“Slices of bread with fresh figs and cucumber dill spread on a cutting board” by robyn randolph on Unsplash

Your prospects for a great love life with your long-term partner

One of the biggest misconceptions out there has to do with whether sex improves or declines in a committed relationship, and what it takes to have a great love life long-term.

Here’s an analogy. Let’s say that the two of you have a standing dinner date of cooking and enjoying a meal together, a couple times a week. And let’s say you’re more or less consistent about it over a number of years — gradually improving on your favorite dishes, making recipes your own, learning the nuances of this or that herb, allowing for your tastes to change, cultivating your collaborative flow in the kitchen, mastering this or that technique or cuisine, skillfully combining flavors, etc.

(And deepening your connection, your capacity to savor a good meal, your presence with each other, your mutual love, communication skills, intimacy, appreciation, generosity, etc.)

Over time, with little effort or drama, your ritual ripens and evolves to be a consistently profound shared experience. That becomes the norm. Your little home-cooked meal together rivals all but the very best restaurant experience.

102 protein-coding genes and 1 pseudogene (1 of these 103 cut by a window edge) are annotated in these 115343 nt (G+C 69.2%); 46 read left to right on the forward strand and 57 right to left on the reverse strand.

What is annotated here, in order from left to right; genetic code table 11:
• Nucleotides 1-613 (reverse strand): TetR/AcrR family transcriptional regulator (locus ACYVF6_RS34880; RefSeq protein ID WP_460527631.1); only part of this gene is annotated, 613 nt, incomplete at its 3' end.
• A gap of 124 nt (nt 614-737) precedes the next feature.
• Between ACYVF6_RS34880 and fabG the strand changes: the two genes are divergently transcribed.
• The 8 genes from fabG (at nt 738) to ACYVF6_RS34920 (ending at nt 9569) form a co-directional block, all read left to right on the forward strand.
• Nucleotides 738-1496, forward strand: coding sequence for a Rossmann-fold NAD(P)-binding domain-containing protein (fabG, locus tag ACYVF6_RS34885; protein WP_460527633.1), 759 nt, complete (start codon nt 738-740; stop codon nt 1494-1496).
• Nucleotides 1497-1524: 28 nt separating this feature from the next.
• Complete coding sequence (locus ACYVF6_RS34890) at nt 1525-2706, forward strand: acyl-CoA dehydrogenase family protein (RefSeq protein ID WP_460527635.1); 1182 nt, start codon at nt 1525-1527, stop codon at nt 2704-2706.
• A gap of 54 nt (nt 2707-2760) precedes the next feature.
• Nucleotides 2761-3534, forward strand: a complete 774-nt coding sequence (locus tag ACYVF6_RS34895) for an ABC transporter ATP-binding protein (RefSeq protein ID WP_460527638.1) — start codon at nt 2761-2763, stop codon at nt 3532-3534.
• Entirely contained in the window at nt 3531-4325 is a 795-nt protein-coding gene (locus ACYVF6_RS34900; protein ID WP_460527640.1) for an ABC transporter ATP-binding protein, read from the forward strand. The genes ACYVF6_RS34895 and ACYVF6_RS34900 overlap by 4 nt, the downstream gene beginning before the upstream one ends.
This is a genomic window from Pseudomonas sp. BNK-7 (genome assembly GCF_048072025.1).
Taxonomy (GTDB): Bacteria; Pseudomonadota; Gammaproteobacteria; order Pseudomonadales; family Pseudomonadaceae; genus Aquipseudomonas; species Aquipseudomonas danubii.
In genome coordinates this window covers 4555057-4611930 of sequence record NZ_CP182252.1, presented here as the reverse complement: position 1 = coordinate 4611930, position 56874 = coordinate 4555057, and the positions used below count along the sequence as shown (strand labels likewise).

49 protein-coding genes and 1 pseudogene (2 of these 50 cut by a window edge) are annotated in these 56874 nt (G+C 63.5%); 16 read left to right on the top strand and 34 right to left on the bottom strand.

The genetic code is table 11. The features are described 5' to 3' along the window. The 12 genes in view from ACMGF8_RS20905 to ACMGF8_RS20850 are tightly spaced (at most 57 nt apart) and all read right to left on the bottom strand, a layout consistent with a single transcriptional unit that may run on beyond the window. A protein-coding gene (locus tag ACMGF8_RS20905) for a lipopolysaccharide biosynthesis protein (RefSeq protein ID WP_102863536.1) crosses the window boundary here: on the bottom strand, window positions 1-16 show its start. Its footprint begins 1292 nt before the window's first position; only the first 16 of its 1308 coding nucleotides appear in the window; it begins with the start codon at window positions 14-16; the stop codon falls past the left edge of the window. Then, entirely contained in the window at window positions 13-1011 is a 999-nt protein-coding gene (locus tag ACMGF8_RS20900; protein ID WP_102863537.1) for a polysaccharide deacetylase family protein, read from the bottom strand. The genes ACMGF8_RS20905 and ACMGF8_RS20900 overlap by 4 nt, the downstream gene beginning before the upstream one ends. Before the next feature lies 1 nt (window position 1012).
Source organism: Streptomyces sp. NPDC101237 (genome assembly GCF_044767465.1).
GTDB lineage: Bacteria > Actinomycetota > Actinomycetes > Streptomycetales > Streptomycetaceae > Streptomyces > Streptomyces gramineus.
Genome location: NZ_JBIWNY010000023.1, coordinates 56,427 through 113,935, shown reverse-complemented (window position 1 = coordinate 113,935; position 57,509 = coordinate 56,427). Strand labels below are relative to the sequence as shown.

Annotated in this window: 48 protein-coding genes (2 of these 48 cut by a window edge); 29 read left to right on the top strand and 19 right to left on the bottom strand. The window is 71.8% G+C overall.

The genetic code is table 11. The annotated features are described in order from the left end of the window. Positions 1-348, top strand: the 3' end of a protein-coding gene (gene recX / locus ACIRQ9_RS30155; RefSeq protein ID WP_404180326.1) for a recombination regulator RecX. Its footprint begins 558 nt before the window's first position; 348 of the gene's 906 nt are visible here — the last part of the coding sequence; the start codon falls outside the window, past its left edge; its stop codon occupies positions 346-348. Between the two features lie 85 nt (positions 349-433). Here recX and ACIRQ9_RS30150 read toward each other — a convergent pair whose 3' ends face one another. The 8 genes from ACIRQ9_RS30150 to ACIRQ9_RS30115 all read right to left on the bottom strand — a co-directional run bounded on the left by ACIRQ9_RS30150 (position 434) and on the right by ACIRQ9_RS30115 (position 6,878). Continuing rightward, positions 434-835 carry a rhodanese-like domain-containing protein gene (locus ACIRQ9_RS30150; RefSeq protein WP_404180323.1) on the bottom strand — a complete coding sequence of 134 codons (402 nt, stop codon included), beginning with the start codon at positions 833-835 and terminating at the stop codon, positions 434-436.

Well your love life can follow a similar path, if you both want it to.

When I’m working with a couple, the very simple shifts they make in how they relate with each other are what elevate the relationship to a superlative experience. There’s no jumping the shark, struggling with boredom, getting bogged down with issues or needing to develop olympic athleticism. There’s no reason why in 5 or 10 or 20 years they can’t continue to enjoy a sensual life together that keeps evolving and improving.

Copyright © 2018 by Ken Blackman. All rights reserved.

Welcome to Sex School, a series on physical intimacy. Ken Blackman has been teaching workshops and coaching couples worldwide for nearly two decades.

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